Joe Biden Calls for Higher Penalties on Gas-Powered Fleets

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With Democrats coming to power in 2020, it’s no surprise that stricter emission policies would soon follow. It took about a year, but Biden recently unveiled his emission policy, which will be a little bit stricter than Obama’s. The Democrats’ plan doesn’t end there, as they want improved EV infrastructure to be a piece of the long-debated infrastructure bill.
Yet there are more details to the Democrats’ emissions policy that were recently made public. Here is what you need to know about the coming changes.
President Joe Biden gives a speech with an American flag in the background
Joe Biden has called for stricter rules around emissions to help push for wider adoption of EVs.

The proposed new emission rules

During the Obama administration, car manufacturers were required to reduce emissions of their entire fleet by 5% per year, as reported by Autoblog.
Under the Trump administration, the reduction requirement was reduced to just 1.5%. Biden will be returning to the 5% standard, at least to start. Beyond 2026, the reduction requirement will increase, contingent on who occupies the White House at that time.
However, regulations are only effective based on how well they’re enforced.

What is the ‘CAFE’ fine?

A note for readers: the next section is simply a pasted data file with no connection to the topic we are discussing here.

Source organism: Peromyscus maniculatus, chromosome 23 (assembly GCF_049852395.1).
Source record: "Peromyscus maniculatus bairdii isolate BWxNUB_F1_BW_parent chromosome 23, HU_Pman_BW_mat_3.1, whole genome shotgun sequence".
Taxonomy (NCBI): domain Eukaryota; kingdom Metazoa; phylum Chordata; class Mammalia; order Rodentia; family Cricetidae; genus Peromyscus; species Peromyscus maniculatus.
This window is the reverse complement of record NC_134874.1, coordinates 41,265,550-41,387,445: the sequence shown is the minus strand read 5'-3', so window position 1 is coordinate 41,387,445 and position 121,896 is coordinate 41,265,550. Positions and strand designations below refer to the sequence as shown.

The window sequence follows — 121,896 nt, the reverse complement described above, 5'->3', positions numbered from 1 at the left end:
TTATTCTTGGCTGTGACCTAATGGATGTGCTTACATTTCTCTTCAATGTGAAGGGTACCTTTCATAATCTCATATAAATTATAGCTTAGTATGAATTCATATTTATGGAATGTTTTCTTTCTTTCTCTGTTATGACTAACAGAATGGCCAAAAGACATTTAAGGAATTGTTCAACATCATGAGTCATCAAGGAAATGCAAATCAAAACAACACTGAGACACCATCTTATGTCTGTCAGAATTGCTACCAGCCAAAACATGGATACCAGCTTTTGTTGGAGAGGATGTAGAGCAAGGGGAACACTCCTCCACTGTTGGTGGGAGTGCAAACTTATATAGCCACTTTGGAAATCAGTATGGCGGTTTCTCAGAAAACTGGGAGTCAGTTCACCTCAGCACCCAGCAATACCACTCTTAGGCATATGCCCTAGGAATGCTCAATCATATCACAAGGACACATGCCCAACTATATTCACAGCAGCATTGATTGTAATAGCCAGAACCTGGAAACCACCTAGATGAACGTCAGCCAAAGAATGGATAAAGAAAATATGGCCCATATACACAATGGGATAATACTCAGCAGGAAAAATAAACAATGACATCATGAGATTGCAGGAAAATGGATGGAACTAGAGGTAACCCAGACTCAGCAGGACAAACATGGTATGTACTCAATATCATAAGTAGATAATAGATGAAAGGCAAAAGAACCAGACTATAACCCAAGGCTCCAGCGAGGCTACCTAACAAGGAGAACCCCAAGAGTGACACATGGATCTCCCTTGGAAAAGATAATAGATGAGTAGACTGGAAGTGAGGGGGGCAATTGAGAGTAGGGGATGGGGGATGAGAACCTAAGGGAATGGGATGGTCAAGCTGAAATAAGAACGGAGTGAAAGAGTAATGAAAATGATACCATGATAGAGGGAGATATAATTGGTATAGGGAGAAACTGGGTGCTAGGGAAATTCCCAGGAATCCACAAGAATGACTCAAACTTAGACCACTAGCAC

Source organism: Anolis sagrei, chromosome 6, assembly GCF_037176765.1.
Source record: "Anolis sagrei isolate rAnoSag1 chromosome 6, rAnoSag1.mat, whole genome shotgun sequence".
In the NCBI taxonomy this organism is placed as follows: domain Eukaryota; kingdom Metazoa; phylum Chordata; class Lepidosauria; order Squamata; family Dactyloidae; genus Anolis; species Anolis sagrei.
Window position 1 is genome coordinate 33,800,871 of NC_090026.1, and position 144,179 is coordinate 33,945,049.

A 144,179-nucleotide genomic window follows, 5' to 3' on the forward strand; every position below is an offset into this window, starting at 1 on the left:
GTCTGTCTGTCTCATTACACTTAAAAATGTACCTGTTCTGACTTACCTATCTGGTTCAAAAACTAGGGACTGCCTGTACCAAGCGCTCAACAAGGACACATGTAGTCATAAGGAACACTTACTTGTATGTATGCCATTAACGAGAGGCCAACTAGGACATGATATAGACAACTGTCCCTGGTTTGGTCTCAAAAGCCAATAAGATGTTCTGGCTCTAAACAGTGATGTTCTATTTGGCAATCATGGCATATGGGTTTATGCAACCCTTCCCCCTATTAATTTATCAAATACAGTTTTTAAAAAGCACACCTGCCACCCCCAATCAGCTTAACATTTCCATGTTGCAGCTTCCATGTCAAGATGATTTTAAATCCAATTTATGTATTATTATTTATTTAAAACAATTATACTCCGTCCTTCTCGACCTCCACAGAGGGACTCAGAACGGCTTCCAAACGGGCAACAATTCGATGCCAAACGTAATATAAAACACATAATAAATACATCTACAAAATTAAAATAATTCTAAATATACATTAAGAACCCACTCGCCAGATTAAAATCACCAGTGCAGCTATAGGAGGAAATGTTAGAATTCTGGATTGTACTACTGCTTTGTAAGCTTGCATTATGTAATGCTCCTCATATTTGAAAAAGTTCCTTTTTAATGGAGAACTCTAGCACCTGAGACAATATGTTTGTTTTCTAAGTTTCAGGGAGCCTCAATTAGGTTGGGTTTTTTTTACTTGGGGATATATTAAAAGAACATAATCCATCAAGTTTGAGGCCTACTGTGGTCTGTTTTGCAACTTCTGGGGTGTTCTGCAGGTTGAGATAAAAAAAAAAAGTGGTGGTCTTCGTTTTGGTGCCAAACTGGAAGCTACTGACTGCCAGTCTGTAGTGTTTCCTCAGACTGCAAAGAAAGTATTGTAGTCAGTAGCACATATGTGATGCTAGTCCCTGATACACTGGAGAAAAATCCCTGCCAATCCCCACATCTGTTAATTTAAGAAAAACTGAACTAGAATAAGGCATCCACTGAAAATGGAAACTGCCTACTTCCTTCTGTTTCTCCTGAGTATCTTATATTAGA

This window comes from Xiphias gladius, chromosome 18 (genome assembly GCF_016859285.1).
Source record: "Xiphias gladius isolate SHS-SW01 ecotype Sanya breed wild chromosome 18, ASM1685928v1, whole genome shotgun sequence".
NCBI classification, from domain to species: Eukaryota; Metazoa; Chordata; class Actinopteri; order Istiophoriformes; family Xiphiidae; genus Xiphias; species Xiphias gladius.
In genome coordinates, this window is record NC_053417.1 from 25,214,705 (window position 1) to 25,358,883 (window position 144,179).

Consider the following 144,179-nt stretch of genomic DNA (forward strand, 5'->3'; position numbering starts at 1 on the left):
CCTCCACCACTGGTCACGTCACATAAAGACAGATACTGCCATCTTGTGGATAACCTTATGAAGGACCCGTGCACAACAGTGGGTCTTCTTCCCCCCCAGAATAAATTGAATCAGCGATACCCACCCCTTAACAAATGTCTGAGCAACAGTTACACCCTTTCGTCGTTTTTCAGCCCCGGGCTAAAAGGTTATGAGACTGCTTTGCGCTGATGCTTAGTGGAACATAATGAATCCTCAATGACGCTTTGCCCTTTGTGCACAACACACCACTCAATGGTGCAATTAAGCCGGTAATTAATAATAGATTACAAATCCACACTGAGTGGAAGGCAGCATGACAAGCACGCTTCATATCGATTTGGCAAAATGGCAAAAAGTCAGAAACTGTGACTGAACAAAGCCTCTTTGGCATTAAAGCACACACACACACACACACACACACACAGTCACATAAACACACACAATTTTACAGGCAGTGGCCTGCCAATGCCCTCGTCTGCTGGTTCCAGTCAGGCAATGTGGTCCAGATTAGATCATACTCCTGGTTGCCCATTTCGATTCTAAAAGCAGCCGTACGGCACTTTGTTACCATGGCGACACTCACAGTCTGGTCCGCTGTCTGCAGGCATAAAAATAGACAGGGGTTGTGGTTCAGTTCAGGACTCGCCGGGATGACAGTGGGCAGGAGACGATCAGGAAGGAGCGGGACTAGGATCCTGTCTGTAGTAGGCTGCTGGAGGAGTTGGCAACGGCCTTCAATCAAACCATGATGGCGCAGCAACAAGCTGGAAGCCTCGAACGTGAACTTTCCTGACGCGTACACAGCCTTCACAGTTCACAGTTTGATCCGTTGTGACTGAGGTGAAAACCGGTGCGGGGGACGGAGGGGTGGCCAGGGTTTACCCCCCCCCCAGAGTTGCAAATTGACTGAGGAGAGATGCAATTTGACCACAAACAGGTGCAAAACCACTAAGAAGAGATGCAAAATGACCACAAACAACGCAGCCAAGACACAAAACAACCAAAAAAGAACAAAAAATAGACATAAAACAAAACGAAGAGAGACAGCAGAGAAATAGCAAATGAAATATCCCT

“CAFE” is the abbreviation given to the “US Corporate Average Fuel Economy Standards.” Basically, if a car company doesn’t comply with fuel efficiency standards, CAFE is the enforcement agency they’ll have to work with.
Since 1997, there has been a specific way of formulating penalties for car companies who exceed their pollution quotas, as detailed by Green Car Reports. Fines for violations were assessed by a specific formula.
You would multiply $5.50 x exceeded allotment of MPG fuel economy x fleet sales. There were other systems of credits and “catch-up” penalties, but we’ll overlook that for the sake of simplicity.
It appears the $5.50 multiplier used to assess fees is going to increase. By a lot. President Biden will be more than raising that fine assessment to $14. If car companies wants to keep making gas guzzlers, it’s going to cost them a lot more to do so.

How different automakers will react

The increased penalties for not complying with environmental policies will probably be heard loud and clear. Every carmaker who does business in the U.S. has taken note.
In previous times, a car company may consider pollution fines as just a cost of doing business. With the increased fee multiplier, car companies now need to get serious about reducing emissions.
President Biden has made it clear that he wants 40%-50% of new car sales to be electric by 2030, per the AP. The rest of this decade will be a transition period of hopefully hyper-efficient gas technologies until the U.S. is ready to go fully electric.

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